The World Bank is predicting modest global economic growth of 2.7 percent for 2017 but this could go either up or down depending on the fiscal policies introduced by the incoming administration of U.S. President Donald Trump.
Emerging market and developing economies are expected to grow by 4.2 percent this year, up from 3.4 percent in 2016, while advanced economies could rise by 1.8 percent, according to the World Bank’s Global Economic Prospects report, released Tuesday. The upswing is largely attributed to “modestly rising commodity prices,” the report said.
However, the bank said its projections are subject to uncertainty and that actual levels of growth are likely to change according to how U.S. fiscal policy plays out after Trump is inaugurated on Jan. 20.
The incoming administration’s promised fiscal stimulus package, including tax cuts and spending on infrastructure, if implemented, could lead to stronger-than-expected growth, the report said. Conversely, if U.S. and European countries follows protectionist policies, this will hamper growth.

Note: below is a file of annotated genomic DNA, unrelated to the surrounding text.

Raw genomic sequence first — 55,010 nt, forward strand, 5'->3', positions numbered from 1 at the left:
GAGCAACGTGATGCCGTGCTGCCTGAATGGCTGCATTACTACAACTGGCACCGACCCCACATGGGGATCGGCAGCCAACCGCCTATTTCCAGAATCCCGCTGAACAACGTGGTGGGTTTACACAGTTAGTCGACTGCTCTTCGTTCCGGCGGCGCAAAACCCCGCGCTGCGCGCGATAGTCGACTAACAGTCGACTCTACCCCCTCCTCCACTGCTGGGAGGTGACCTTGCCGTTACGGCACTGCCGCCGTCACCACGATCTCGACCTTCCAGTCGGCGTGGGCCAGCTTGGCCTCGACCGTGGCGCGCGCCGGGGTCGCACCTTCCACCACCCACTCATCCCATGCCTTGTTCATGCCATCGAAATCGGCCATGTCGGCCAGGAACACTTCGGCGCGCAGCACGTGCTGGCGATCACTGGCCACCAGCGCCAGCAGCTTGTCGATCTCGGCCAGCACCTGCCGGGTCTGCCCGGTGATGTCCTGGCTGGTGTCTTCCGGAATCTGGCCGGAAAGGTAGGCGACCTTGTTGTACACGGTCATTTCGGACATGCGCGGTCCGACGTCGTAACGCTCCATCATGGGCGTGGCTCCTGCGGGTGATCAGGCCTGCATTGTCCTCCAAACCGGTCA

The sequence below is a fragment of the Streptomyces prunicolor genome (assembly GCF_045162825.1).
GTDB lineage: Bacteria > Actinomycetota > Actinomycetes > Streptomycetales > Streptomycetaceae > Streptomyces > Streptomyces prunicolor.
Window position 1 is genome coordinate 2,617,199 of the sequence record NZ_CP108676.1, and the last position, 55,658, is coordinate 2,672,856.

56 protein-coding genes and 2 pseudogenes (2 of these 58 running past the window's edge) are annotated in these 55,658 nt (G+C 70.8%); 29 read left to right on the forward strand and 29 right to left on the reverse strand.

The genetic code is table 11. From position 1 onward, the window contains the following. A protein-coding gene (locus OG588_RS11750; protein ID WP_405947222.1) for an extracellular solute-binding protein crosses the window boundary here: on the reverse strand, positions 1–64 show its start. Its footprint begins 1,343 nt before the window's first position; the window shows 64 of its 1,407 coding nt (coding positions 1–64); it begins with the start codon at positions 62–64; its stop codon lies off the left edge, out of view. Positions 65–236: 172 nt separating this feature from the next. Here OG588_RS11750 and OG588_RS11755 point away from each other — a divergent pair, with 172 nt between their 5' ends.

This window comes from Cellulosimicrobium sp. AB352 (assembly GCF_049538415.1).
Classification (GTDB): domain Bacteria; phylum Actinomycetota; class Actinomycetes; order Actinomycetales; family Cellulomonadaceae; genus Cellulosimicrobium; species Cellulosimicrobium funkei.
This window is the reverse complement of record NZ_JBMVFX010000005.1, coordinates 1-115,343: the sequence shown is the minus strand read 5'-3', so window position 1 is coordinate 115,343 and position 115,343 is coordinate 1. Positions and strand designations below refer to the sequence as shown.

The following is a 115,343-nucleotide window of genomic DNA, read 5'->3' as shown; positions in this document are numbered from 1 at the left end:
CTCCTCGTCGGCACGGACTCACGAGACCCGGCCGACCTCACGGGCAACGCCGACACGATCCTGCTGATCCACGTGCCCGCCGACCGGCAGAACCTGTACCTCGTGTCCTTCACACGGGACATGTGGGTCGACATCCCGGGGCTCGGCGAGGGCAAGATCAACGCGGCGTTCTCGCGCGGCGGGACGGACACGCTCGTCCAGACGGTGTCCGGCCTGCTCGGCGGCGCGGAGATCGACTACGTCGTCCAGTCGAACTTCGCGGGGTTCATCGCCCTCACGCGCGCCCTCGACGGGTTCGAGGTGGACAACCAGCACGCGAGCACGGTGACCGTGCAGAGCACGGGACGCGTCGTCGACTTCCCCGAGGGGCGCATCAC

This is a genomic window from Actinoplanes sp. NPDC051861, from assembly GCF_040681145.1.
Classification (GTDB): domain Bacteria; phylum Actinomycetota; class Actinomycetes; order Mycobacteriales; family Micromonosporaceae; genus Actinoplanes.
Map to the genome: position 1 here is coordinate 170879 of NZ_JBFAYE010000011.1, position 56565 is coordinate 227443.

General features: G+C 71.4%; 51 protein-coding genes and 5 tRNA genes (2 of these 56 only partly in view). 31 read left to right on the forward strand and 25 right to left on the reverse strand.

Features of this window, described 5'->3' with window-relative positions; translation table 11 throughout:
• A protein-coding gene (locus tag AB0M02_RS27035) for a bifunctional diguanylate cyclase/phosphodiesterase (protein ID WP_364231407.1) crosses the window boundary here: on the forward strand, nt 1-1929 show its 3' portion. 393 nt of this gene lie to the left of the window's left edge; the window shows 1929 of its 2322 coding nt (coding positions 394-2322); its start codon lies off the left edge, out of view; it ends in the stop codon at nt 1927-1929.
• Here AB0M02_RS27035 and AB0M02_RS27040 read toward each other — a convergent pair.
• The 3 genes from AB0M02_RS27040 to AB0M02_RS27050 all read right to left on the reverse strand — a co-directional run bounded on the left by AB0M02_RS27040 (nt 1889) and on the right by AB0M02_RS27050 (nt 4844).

“Because of the outsize role the United States plays in the world economy, changes in policy direction may have global ripple effects. More expansionary U.S. fiscal policies could lead to stronger growth in the United States and abroad over the near-term, but changes to trade or other policies could offset those gains,” said World Bank development economics prospects director Ayhan Kose.
This uncertainty will hit developing countries hardest, who are already struggling to respond to weakened investment growth levels which dropped to 3.4 percent in 2015 from an average of 10 percent in 2010, and likely fell another half percentage point in 2016, the report said.
World Bank President Jim Kim urged private sector investors to be “encouraged” by the “stronger economic prospects on the horizon” and invest in emerging economies.
“Now is the time to take advantage of this momentum and increase investments in infrastructure and people. This is vital to accelerating the sustainable and inclusive economic growth required to end extreme poverty,” he said.
The report also calls for developing country policy makers to “be ready to employ the full range of cyclical and structural policies to accelerate investment growth,” in order to respond to encourage foreign investment.
World Bank chief economist Paul Romer outlined how the World Bank could help developing countries be ready: “We can help governments offer the private sector more opportunities to invest with confidence that the new capital it produces can plug into the infrastructure of global connectivity,” he said.